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Open AccessArticle

Dynamic Analysis of Mangrove Forests Based on an Optimal Segmentation Scale Model and Multi-Seasonal Images in Quanzhou Bay, China

by Chunyan Lu 1,2,3,4, Jinfu Liu 1,3,4, Mingming Jia 2,*, Mingyue Liu 5, Weidong Man 5, Weiwei Fu 1,3,4, Lianxiu Zhong 1,2,3,4, Xiaoqing Lin 1,2,3,4, Ying Su 1,3,4 and Yibin Gao 1,3,4
1
College of Computer and Information Sciences, Fujian Agriculture and Forestry University, Fuzhou 350002, China
2
Key Laboratory of Wetland Ecology and Environment, Northeast Institute of Geography and Agroecology, Chinese Academy of Sciences, Changchun 130102, China
3
Key Laboratory of Ecology and Resources Statistics of Fujian Province Universities, Fujian Agriculture and Forestry University, Fuzhou 350002, China
4
Research Centre of Resource and Environment Spatial Information Statistics of Fujian Province, Fujian Agriculture and Forestry University, Fuzhou 350002, China
5
College of Mining Engineering, North China University of Science and Technology, Tangshan 063210, China
*
Author to whom correspondence should be addressed.
Remote Sens. 2018, 10(12), 2020; https://doi.org/10.3390/rs10122020
Received: 25 October 2018 / Revised: 1 December 2018 / Accepted: 8 December 2018 / Published: 12 December 2018
(This article belongs to the Special Issue Remote Sensing of Mangroves)
Mangrove forests are important coastal ecosystems and are crucial for the equilibrium of the global carbon cycle. Monitoring and mapping of mangrove forests are essential for framing knowledge-based conservation policies and funding decisions by governments and managers. The purpose of this study was to monitor mangrove forest dynamics in the Quanzhou Bay Estuary Wetland Nature Reserve. To achieve this goal, we compared and analyzed the spectral discrimination among mangrove forests, mudflats and Spartina using multi-seasonal Landsat images from 1990, 1997, 2005, 2010, and 2017. We identified the spatio-temporal distribution of mangrove forests by combining an optimal segmentation scale model based on object-oriented classification, decision tree and visual interpretation. In addition, mangrove forest dynamics were determined by combining the annual land change area, centroid migration and overlay analysis. The results showed that there were advantages in the approaches used in this study for monitoring mangrove forests. From 1990 to 2017, the extent of mangrove forests increased by 2.48 km2, which was mostly converted from mudflats and Spartina. Environmental threats including climate change and sea-level rise, aquaculture development and Spartina invasion, pose potential and direct threats to the existence and expansion of mangrove forests. However, the implementation of reforestation projects and Spartina control plays a substantial role in the expansion of mangrove forests. It has been demonstrated that conservation activities can be beneficial for the restoration and succession of mangrove forests. This study provides an example of how the application of an optimal segmentation scale model and multi-seasonal images to mangrove forest monitoring can facilitate government policies that ensure the effective protection of mangrove forests. View Full-Text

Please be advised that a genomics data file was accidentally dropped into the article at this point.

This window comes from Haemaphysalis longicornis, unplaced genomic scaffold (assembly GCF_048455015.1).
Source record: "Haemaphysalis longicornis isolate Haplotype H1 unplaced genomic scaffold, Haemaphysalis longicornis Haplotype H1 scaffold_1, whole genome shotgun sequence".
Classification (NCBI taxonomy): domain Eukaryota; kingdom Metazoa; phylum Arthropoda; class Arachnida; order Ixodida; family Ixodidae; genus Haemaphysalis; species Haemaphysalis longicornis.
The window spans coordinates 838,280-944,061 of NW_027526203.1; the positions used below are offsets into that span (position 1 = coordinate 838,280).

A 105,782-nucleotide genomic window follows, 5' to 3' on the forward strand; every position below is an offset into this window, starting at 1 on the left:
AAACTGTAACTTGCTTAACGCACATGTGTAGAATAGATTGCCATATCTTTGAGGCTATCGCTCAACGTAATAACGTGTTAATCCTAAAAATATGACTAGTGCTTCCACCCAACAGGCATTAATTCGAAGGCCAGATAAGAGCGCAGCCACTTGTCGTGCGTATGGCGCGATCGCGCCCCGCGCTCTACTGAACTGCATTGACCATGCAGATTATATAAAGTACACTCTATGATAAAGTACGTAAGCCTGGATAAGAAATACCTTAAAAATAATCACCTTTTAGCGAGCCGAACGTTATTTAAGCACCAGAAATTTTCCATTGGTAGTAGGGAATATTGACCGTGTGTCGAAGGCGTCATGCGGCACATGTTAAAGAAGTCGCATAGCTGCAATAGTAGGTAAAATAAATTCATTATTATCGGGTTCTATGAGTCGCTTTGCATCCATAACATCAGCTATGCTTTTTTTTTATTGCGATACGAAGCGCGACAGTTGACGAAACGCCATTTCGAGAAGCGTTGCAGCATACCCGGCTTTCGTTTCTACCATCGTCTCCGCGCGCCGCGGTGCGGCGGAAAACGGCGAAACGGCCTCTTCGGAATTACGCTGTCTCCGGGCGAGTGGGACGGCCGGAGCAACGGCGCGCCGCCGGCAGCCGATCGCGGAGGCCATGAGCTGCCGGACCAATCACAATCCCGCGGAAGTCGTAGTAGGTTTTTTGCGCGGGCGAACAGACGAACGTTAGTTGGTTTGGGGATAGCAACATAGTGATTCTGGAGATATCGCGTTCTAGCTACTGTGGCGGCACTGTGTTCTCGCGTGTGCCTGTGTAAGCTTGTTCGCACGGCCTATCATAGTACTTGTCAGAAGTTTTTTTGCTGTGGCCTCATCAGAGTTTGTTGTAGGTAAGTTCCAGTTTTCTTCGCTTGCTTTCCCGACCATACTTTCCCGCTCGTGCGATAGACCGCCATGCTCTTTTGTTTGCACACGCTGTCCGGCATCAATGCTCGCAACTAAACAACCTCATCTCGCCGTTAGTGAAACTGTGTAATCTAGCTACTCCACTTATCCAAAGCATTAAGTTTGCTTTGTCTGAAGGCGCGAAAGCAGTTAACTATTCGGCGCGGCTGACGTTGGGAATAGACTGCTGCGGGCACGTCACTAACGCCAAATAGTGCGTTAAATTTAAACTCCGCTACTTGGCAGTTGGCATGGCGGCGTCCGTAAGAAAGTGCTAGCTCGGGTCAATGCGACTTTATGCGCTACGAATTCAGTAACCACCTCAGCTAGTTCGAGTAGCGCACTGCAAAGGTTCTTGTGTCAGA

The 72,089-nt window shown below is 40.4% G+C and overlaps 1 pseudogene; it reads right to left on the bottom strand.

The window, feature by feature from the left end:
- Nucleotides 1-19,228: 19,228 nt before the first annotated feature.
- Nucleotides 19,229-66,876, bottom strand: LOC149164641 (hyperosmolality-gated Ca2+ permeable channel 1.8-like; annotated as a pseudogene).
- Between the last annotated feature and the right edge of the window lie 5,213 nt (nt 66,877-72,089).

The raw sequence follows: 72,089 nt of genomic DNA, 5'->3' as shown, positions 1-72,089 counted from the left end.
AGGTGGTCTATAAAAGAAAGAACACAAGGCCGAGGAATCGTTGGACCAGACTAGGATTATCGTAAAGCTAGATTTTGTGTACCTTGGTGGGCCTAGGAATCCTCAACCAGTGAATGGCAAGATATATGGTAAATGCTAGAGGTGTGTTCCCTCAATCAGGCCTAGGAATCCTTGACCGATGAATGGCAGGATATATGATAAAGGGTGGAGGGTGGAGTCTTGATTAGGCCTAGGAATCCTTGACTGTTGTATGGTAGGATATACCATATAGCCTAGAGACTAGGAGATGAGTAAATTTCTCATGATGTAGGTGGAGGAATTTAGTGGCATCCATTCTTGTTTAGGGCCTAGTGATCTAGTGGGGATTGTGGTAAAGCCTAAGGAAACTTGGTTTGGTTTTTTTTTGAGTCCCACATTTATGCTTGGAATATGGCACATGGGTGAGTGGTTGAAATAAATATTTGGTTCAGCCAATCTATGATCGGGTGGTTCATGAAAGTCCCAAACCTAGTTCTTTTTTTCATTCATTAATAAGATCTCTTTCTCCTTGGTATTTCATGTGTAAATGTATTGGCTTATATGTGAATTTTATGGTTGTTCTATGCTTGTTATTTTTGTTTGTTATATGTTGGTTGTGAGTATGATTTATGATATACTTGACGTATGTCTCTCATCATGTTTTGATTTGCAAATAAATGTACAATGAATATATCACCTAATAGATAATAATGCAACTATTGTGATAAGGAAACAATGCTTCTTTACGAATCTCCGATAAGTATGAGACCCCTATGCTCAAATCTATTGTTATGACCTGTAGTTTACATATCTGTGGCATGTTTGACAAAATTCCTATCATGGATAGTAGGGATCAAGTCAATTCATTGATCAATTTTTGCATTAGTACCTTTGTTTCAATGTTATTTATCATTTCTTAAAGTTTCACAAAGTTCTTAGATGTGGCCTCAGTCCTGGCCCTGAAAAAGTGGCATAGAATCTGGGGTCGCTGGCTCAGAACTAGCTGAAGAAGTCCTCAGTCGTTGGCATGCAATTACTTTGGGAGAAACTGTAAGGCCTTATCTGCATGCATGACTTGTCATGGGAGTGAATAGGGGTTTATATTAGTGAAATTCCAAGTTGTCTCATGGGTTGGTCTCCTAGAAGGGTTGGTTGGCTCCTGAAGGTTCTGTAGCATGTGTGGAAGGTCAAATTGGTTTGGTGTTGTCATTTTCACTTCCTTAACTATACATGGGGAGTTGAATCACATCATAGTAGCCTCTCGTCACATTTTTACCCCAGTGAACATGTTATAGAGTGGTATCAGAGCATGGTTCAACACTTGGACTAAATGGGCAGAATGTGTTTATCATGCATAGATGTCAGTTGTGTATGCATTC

Keywords: mangrove forests; object-oriented classification; optimal segmentation scale model; multi-seasonal image; Quanzhou Bay; remote sensing dynamic monitoring mangrove forests; object-oriented classification; optimal segmentation scale model; multi-seasonal image; Quanzhou Bay; remote sensing dynamic monitoring
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Lu, C.; Liu, J.; Jia, M.; Liu, M.; Man, W.; Fu, W.; Zhong, L.; Lin, X.; Su, Y.; Gao, Y. Dynamic Analysis of Mangrove Forests Based on an Optimal Segmentation Scale Model and Multi-Seasonal Images in Quanzhou Bay, China. Remote Sens. 2018, 10, 2020.

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